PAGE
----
Hosiery makers hit by illegal Chinese imports
Manav Mander
Tribune News Service

Ludhiana, January 16
Hosiery products illegally imported from China have become a cause of concern for the city’s industry. As items that enter the country through proper channels attract antidumping duty these do not pose at threat to local manufacturers. However hosiery products flooding the grey market are proving to be troublesome for them.

“Hosiery goods entering India coming legally are in no way a problem for local manufacture because, after taxes and duties, their prices at par with Indian products. But those entering the market illegally are definitely affecting the local companies since their prices are lower,” said Vinod K Thapar, president of the Knitwear Club.

He asserted the government should adopt strict measures to check the flow of Chinese goods illegally into India.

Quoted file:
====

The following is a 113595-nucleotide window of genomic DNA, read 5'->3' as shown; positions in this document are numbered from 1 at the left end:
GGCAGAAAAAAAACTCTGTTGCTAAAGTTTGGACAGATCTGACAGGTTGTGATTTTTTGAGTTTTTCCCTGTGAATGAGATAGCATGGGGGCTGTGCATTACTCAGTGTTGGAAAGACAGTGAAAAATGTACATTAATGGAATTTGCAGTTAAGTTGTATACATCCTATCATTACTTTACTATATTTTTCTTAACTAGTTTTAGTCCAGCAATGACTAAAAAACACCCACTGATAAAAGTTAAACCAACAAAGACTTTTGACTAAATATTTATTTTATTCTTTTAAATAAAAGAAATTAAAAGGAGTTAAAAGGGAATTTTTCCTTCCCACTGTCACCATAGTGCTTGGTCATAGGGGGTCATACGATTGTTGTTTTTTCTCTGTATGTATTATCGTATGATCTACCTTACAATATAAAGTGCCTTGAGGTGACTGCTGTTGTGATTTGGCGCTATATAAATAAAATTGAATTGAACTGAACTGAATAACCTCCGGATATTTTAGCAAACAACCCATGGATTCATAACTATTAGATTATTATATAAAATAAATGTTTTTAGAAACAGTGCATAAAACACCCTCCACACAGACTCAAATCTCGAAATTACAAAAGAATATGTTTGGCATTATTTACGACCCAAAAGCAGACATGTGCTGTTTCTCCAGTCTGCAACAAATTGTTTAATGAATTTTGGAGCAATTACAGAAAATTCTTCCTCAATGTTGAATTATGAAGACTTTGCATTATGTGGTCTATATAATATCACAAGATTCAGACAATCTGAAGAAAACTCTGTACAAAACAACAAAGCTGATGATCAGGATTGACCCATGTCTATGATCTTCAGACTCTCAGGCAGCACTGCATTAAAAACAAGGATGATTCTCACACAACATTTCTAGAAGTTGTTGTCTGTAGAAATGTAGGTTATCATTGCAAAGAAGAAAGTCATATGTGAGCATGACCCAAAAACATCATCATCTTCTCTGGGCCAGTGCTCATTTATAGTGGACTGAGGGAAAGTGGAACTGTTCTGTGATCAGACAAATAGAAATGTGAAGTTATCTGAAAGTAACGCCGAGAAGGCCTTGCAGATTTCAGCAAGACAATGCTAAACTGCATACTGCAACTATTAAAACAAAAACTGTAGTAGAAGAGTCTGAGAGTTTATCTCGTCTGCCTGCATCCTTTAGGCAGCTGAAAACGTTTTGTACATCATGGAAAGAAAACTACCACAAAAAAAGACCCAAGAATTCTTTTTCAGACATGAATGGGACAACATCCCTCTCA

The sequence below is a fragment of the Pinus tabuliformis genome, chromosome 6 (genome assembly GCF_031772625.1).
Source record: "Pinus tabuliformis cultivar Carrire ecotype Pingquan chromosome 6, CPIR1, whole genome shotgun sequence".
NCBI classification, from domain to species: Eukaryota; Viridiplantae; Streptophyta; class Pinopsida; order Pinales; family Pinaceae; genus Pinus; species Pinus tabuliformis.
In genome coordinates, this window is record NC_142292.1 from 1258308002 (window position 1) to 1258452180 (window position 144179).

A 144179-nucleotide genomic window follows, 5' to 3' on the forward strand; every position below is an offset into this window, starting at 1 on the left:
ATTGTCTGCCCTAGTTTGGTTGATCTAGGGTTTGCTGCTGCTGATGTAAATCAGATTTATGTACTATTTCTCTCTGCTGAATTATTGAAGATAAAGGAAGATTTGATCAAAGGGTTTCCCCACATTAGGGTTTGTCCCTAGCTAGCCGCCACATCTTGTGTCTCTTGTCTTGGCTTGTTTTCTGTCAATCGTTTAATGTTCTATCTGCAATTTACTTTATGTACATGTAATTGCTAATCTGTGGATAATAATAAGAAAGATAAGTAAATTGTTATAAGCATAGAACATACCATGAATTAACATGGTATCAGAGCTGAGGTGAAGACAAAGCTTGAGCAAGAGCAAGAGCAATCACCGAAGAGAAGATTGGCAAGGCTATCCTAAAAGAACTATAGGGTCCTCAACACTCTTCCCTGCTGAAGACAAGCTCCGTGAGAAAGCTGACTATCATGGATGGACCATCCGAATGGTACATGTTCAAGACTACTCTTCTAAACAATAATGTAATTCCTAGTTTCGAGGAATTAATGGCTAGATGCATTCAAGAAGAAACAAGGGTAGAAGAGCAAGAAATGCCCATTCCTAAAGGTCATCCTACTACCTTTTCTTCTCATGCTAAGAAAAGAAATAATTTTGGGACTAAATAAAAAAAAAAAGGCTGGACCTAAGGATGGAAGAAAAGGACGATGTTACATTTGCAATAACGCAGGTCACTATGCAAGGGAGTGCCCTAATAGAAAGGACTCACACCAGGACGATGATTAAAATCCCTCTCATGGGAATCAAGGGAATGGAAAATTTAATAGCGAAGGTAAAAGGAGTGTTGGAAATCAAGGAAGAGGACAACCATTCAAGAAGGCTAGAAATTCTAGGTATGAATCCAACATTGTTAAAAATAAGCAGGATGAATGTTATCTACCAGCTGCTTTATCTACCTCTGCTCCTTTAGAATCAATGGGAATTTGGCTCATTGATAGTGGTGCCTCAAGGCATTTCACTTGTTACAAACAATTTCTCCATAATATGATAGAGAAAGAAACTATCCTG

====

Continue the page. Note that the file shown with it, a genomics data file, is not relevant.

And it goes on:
“The customs department should be more alert regarding such imports,” he added.

Rajeev Aggarwal, a city based hosiery manufacturer, said ‘Made in China’ hosiery garments are entering India through various routes. “Some are coming by road through Delhi. These goods are giving a tough competition to us since they cost less than locally manufactured items. For instance, as against a locally made coat priced between Rs 3,500 and 4,000 Chinese made coats imported illegally are sold by shopkeepers for Rs 1,800-2,000. This practice should be checked otherwise it will result in huge losses to small local manufacturers,” he added.

A shopkeeper in Ghumar Mandi said these goods were being procured from wholesalers.

“There’s great demand for these goods because they are available at up to half the price of those made locally. However, I’m not aware of the fact that they enter the country illegally. I get them from the wholesalers,” he added.

Manjeet Singh, who owns a factory that makes sweaters, said the illegal flow of hosiery goods into India should be checked before it was too late.